Wednesday, March 28, 2012

Last week (3/19-3/23) was another slow week. I had heard that the computers in the Archives and Library were being updated to Windows 7, and as a result, I did all my work from my apartment. When Zorian and I met with Dr. Roberts on Monday, he suggested that we consider possible ideas for a paper/article which could be published along with the catalogue online. The idea was that we write about the possible applications of the library catalogue and our research on the books/volumes which were in St. Ignatius' early library. 

I spent a lot longer contemplating this than I expected, and while I had a few fleeting ideas, one idea stuck out to me: 

The information, broken down by subject, could be used to determine how important each of the subjects were at the time to St. Ignatius and possibly Jesuit education as a whole. If the number of books on Theology, for example, is much greater than the number of books on History or English, it says that Theology was a predominant part of the Jesuit education. While this is probably an obvious assumption that many people would make, this could also be compared to our current library. How many books do we have for each subject? How have the areas of focus changed from the 1870s to today? Why have these changed? Is this more a result of the college expanding into a university and gaining a broader curriculum, or has the focus of Jesuit education/education as a whole changed? I think this topic leads to a lot of applications for the catalogue which greatly expand the usefulness of the catalogue beyond a simple list of the volumes within the library at its inception. 

Finally this week, I finished looking up the last few books of the five pages I was given a few weeks ago. After finishing this, I started trying to compile a concise, organized Microsoft Word file of the books, whether they are in Pegasus, and whether I believe these are likely the original copies of the books from St. Ignatius. My original research wasn't particularly organized, and I felt the need to make an organized list both for my own purposes and for future interns in this project so that they might easily look through my work and build upon it. I hope to use the list, once I am done with it (hopefully by next week or the following week), to track down each book I believe might have been in the St. Ignatius library and check to see if they have a St. Ignatius stamp.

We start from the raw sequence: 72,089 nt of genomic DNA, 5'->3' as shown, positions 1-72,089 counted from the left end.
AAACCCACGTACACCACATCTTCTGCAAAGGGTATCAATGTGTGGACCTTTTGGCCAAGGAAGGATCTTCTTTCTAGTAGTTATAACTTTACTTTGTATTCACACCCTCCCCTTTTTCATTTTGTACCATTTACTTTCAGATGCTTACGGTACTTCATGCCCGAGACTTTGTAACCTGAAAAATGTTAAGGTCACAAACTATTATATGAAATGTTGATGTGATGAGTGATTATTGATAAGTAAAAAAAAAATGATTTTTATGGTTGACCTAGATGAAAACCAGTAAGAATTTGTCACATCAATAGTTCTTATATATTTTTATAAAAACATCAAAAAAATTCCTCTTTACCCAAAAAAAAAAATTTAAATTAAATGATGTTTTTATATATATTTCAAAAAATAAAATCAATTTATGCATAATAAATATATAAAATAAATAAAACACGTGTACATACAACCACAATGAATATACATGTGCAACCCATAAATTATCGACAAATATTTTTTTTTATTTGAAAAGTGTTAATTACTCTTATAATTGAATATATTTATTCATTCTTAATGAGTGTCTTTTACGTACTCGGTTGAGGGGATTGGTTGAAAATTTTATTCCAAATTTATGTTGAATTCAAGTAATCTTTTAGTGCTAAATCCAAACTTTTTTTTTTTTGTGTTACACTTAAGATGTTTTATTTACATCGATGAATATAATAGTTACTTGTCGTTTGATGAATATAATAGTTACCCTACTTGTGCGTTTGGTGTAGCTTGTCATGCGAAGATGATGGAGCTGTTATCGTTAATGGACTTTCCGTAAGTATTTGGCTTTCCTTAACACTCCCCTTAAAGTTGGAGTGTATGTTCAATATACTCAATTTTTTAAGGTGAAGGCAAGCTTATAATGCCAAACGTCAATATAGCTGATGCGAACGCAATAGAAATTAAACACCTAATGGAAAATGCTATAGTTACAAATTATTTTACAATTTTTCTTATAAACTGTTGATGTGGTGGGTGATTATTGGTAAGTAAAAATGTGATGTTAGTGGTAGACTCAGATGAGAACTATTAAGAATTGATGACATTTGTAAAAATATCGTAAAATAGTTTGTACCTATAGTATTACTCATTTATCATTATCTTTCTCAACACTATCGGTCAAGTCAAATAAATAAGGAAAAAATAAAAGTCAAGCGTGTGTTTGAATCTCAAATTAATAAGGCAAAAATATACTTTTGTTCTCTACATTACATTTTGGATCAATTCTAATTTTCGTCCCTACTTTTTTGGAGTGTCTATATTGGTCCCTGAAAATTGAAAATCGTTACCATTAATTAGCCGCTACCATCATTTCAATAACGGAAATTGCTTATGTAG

That is all for this week. Thanks for reading!
During this week (3/12-3/16), I focused on finishing the last couple pages of the five pages of the first library catalogue, which I had been working on for the past few weeks. This was a fairly light week in comparison to previous weeks, as I only looked up the various books and volumes listed in the catalogue and then attempted to find them within Pegasus.

A few of the works I found really struck my interest. One of them was a book titled, "Historia de la conquista de México, población y progresos de la América septentrional, conocida por el nombre de Nueva España," although it was only listed as "Historia de la conquista de Mexico" in the catalogue. What made this interesting to me was that it was an account of the Conquest of Mexico by the Spaniards, specifically Hernan Cortes' conquest of the Aztecs, published in 1704. The first publication of the book was in 1684, and although this was over 150 years after Cortes' conquest of the Aztecs, the age of the book and the book's status as a Spanish classic, according to my research on the book, made the book stand out to me. I was unable to find this copy of the book in Pegasus. The catalogue also listed an English translation of the book from 1724, and I was able to find this within Pegasus. It is in the Rare Books collection.